n-Butanol 38

Table 2 illustrates the solubility increase associated with the increase in sulfonation levels. These data confirm the results presented in the FT-IR data, i.e., that solubility varies as a function of percent sulfonation.

FIG. 8 illustrates the effect of sulfonation levels on the diffusion coefficients for sulfonated PS-PIB-PS membranes. The effective diffusion coefficient was determined by regressing the aforementioned integrated absorbance data with an FT-IR-Fickian diffusion model using a least squares regression technique. All of the sulfonated PS-PIB-PS samples displayed Fickian behavior. FIG. 8 shows the change in the effective diffusion coefficient with varying sulfonation content for a series of alcohols. The effective diffusion coefficient decreases with increasing sulfonation percentage in the PS-PIB-PS.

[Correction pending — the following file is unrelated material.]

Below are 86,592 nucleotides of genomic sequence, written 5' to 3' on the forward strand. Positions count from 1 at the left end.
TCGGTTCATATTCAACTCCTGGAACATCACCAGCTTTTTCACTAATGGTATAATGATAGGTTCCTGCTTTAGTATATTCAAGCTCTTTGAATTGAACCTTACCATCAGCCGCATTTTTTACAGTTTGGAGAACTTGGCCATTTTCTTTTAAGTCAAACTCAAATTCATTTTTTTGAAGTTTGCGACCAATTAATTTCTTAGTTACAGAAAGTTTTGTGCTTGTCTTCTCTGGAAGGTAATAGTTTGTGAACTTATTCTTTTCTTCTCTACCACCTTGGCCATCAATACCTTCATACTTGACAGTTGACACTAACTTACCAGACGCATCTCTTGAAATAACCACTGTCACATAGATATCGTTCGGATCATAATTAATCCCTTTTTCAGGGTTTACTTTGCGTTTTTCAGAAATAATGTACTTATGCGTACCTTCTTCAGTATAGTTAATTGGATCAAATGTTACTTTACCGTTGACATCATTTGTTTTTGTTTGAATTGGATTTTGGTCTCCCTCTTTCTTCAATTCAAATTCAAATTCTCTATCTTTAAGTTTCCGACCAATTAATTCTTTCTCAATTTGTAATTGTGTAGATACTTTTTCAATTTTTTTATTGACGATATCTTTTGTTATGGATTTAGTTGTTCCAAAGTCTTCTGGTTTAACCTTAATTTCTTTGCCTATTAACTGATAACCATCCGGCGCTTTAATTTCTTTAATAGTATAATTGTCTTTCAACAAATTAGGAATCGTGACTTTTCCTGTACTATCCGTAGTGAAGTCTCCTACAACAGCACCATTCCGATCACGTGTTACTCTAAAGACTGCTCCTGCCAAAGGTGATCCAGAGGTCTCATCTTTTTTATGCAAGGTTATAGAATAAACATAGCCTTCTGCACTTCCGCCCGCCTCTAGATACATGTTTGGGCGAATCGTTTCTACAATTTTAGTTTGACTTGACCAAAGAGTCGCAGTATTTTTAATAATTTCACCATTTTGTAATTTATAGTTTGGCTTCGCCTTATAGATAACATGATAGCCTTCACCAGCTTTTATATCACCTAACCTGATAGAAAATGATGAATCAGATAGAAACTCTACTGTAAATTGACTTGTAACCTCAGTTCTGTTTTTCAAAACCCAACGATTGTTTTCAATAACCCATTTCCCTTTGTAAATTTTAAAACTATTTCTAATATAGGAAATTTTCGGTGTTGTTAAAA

Collectively, therefore, the mechanical properties and the ease of processing of the sulfonated block copolymers comprising poly (styrene-co-styrene sulfonic acid) segments and polyisobutylene segments, combined with their ability to transport water and block organic molecules, render these membranes applicable for various applications, such as, for example, chemical and/or biological protective clothing for military applications. For example, the invention can comprise chemical and/or biological protective apparel comprising any of the aforementioned various embodiments of the semipermeable membrane. The unique properties of these polymers are also useful for non-military applications including protective clothing for “first responders” in chemical threat situations, or for hazardous materials handling. The apparel can be selected, for example, from the group consisting of shirts, trousers, overcoats, gloves, overboots, boots, socks, hoods, hats, helmets, eye goggles, and gas masks.